Scrutiny is critical, so I want to ask specifically about the potential extension of the emergency legislation beyond 31 March. If the legislation is extended, that period will, of course, cover a time at which the Parliament is in recess and many MSPs will be campaigning in an election, assuming that the election happens on 6 May. After 6 May, as we all know, MSPs will need to be sworn in, a new Government will require to form, a First Minister to be appointed and parliamentary committees to be constituted. All that takes time. There will thus be a significant period of time during which parliamentary scrutiny of emergency legislation will be difficult, if not impossible. Does the cabinet secretary share my significant anxiety about that? What measures can be taken to remedy the problem?
The committee convener raises an important point and I would very much welcome the input of the committee and the Parliament to jointly decide how we might resolve those issues. I am absolutely certain that, during that period, there will require to be scrutiny of regulations as they change, because I suspect that they will change. There will also be an obligation for further reporting on the emergency legislation at the end of March, and that report would normally require to be laid before the Parliament during the first fortnight of April.
Ultimately, the Presiding Officer has the power to recall the Parliament, should he deem it to be necessary, to discuss either a report or new regulations. If there are arrangements that the Parliament can put in place that would require the continued presence of ministers, for example, they should be considered. I stress that we are very open to suggestions and proposals from the Parliament, and we will do our best to ensure that we can meet those. I agree with Donald Cameron that continued scrutiny of the legislation and regulations as they evolve is of vital importance.
I thank the cabinet secretary for advance sight of his statement. Like me, he will not like the restrictions but we both understand why we need them, and I support the Government when it gets things right.
The cabinet secretary said that the Government has never been slow to react and respond so, although I welcome the action that has been taken on airports, I think that waiting for 11 months was a mistake and I hope that we can now rectify that urgently.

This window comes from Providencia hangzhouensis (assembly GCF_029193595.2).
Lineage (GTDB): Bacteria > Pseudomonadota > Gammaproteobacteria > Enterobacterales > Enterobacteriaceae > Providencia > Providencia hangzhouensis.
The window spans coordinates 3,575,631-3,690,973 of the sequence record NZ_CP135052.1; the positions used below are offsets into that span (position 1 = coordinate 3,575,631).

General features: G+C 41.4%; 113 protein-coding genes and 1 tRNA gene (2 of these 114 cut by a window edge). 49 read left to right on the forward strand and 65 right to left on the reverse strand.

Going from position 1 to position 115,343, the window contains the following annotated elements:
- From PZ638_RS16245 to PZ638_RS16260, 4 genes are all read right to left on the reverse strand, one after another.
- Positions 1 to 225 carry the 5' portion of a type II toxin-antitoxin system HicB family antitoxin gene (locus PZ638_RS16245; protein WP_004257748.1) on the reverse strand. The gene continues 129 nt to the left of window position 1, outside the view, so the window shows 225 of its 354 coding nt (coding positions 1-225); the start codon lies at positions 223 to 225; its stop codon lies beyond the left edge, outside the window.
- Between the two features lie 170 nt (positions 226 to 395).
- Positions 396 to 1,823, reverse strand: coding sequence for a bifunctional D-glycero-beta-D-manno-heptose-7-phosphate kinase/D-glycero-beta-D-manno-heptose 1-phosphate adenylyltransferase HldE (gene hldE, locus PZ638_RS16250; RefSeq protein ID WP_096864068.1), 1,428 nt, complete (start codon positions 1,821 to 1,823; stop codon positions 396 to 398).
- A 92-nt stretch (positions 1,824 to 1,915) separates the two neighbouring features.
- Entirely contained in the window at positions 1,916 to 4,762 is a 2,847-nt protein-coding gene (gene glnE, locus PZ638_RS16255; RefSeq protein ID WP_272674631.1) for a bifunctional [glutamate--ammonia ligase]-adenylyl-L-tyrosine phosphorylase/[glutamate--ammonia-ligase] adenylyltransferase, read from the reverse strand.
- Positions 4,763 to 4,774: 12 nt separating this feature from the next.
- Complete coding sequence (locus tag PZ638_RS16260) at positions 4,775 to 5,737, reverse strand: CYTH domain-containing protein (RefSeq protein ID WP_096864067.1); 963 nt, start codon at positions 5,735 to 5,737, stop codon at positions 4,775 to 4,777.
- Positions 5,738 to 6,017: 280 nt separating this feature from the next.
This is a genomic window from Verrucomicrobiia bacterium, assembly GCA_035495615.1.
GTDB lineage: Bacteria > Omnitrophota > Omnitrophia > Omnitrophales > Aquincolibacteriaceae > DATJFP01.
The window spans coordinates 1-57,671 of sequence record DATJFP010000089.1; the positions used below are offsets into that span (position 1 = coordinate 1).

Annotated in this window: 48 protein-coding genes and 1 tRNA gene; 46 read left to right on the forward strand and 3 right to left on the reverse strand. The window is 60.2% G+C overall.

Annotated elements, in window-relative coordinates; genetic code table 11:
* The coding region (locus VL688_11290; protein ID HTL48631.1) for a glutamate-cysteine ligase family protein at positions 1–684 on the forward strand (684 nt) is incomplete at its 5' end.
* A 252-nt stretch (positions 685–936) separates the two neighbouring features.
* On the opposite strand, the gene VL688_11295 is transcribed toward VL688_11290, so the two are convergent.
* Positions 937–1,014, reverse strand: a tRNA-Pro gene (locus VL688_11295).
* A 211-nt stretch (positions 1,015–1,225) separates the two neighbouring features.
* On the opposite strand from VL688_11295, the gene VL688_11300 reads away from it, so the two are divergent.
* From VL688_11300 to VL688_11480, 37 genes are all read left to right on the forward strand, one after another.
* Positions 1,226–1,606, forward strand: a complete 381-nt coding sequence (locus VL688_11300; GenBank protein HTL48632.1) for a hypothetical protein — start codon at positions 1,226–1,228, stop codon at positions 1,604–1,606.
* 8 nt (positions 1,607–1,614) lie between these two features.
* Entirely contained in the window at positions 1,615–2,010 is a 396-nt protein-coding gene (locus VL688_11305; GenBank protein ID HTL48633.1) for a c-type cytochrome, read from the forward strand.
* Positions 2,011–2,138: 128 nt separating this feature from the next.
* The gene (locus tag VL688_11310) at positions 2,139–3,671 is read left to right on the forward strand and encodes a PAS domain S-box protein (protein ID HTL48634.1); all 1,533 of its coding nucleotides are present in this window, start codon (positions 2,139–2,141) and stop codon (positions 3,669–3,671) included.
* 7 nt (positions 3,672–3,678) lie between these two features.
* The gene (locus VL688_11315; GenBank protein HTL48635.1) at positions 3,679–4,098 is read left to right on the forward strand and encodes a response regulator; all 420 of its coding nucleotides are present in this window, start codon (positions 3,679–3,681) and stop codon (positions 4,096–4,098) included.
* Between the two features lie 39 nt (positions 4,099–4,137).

I also pay tribute to the public, who have been going above and beyond to follow the restrictions, but that is clearly only one part of how we can suppress the virus. There are still challenges in areas for which the Government is responsible, such as our testing and tracing system, of which we are still not using full capacity. Can the cabinet secretary reassure us that, although we are focusing on eliminating the virus through the roll-out of the vaccine, we will not forget about virus suppression and that we will use this period of lockdown to get the parts of the process for which the Government is responsible, such as our testing and tracing system, fit for purpose?
I maintain that those processes are not only fit for purpose but producing the results that they are meant to produce. I am certain that the on-going work in vaccination, in test and trace and at the airports and borders will continue. It is all of vital importance. I am grateful for Mr Sarwar’s acknowledgement that we need to work together on those things and to support the people of Scotland, who have put up with a great deal and continue to do so in what are the hardest of times. We will go on doing the things that we need to do, improving the things that need to be improved and focusing on the suppression and we hope, ultimately, the elimination of the virus using all the tools that we have.
With the publication of the international travel quarantine regulations imminent, will the cabinet secretary provide an update on the Scottish Government’s latest engagement with the UK Government to ensure that a comprehensive approach is taken to preventing the importation of the virus, recalling that international travel contributed to a rise in coronavirus cases in Scotland last summer?
The member raises an important issue about last summer and the importation of virus; that remains in all our minds. Today has seen another occasion on which the First Minister has made it clear at her briefing that we believe that the restrictions need to be firmer and more comprehensive than is presently proposed by the UK Government. There is an on-going dialogue, as the First Minister also indicated, and it is interesting that there has been some support for her position south of the border—I notice that Keir Starmer made that point earlier.
I hope that the dialogue will continue and that we will be able to persuade and influence the UK Government to accept that point. We acknowledge the difficulty of closing the borders even to only those countries that are listed, but we think that, regrettably—nobody is happy about it—a wider and broader definition is required that will reduce the risk of the virus being imported. I hope that we will be able to agree that. That dialogue continues.
The cabinet secretary highlights the issues arising from the implementation of the coronavirus acts and it is fair to say that no part of society remains unaffected. He also talked about extending the acts from 31 March, for more than the currently permitted six months. The public are looking to the Scottish Government for a glimpse of the light at the end of the tunnel as we roll out the vaccine, and six months seems an awfully long time away. What plans are being considered for emerging from the pandemic, as the vaccine is rolled out, so that we can get back to an integrated society and a working economy?